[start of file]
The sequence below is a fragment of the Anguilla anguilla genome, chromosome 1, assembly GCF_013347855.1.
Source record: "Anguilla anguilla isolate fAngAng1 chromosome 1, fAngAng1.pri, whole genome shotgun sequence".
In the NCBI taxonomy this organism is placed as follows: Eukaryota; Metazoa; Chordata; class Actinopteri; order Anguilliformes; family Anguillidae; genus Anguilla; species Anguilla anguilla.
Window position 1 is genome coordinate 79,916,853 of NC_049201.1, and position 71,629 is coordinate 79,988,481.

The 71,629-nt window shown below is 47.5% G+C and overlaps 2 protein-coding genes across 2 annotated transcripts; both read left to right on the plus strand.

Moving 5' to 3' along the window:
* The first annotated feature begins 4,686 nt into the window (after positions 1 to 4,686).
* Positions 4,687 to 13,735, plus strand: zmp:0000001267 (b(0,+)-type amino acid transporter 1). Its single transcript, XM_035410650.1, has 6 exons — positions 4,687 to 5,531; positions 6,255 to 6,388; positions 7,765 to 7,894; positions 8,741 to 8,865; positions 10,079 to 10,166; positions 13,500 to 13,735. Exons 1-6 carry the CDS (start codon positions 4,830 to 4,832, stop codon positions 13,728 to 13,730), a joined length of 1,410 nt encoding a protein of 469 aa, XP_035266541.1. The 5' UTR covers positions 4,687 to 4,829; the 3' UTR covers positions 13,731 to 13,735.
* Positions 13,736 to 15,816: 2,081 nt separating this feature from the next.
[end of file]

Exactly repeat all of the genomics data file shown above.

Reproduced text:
The sequence below is a fragment of the Anguilla anguilla genome, chromosome 1, assembly GCF_013347855.1.
Source record: "Anguilla anguilla isolate fAngAng1 chromosome 1, fAngAng1.pri, whole genome shotgun sequence".
In the NCBI taxonomy this organism is placed as follows: Eukaryota; Metazoa; Chordata; class Actinopteri; order Anguilliformes; family Anguillidae; genus Anguilla; species Anguilla anguilla.
Window position 1 is genome coordinate 79,916,853 of NC_049201.1, and position 71,629 is coordinate 79,988,481.

The 71,629-nt window shown below is 47.5% G+C and overlaps 2 protein-coding genes across 2 annotated transcripts; both read left to right on the plus strand.

Moving 5' to 3' along the window:
* The first annotated feature begins 4,686 nt into the window (after positions 1 to 4,686).
* Positions 4,687 to 13,735, plus strand: zmp:0000001267 (b(0,+)-type amino acid transporter 1). Its single transcript, XM_035410650.1, has 6 exons — positions 4,687 to 5,531; positions 6,255 to 6,388; positions 7,765 to 7,894; positions 8,741 to 8,865; positions 10,079 to 10,166; positions 13,500 to 13,735. Exons 1-6 carry the CDS (start codon positions 4,830 to 4,832, stop codon positions 13,728 to 13,730), a joined length of 1,410 nt encoding a protein of 469 aa, XP_035266541.1. The 5' UTR covers positions 4,687 to 4,829; the 3' UTR covers positions 13,731 to 13,735.
* Positions 13,736 to 15,816: 2,081 nt separating this feature from the next.